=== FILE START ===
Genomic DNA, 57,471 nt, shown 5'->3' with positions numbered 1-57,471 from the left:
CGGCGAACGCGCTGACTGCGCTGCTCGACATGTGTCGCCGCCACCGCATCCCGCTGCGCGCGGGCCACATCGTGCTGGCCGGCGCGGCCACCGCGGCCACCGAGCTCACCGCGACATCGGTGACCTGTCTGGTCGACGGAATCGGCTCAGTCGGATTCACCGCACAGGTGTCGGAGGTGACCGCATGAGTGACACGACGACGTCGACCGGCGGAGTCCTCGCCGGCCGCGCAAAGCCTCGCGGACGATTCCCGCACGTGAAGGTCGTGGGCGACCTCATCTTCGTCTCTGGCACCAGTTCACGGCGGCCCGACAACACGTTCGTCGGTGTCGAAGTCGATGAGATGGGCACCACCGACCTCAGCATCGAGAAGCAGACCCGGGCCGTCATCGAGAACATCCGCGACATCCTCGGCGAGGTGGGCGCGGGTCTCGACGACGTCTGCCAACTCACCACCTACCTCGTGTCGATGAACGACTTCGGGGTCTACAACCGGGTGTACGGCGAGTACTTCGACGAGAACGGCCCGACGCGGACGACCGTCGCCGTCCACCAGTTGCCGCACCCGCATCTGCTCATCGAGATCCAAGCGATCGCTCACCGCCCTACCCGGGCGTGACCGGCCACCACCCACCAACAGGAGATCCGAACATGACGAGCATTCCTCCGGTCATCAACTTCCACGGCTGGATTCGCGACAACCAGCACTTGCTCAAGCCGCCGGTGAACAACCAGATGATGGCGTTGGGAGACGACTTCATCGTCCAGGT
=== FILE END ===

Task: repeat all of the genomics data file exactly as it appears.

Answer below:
Genomic DNA, 57,471 nt, shown 5'->3' with positions numbered 1-57,471 from the left:
CGGCGAACGCGCTGACTGCGCTGCTCGACATGTGTCGCCGCCACCGCATCCCGCTGCGCGCGGGCCACATCGTGCTGGCCGGCGCGGCCACCGCGGCCACCGAGCTCACCGCGACATCGGTGACCTGTCTGGTCGACGGAATCGGCTCAGTCGGATTCACCGCACAGGTGTCGGAGGTGACCGCATGAGTGACACGACGACGTCGACCGGCGGAGTCCTCGCCGGCCGCGCAAAGCCTCGCGGACGATTCCCGCACGTGAAGGTCGTGGGCGACCTCATCTTCGTCTCTGGCACCAGTTCACGGCGGCCCGACAACACGTTCGTCGGTGTCGAAGTCGATGAGATGGGCACCACCGACCTCAGCATCGAGAAGCAGACCCGGGCCGTCATCGAGAACATCCGCGACATCCTCGGCGAGGTGGGCGCGGGTCTCGACGACGTCTGCCAACTCACCACCTACCTCGTGTCGATGAACGACTTCGGGGTCTACAACCGGGTGTACGGCGAGTACTTCGACGAGAACGGCCCGACGCGGACGACCGTCGCCGTCCACCAGTTGCCGCACCCGCATCTGCTCATCGAGATCCAAGCGATCGCTCACCGCCCTACCCGGGCGTGACCGGCCACCACCCACCAACAGGAGATCCGAACATGACGAGCATTCCTCCGGTCATCAACTTCCACGGCTGGATTCGCGACAACCAGCACTTGCTCAAGCCGCCGGTGAACAACCAGATGATGGCGTTGGGAGACGACTTCATCGTCCAGGT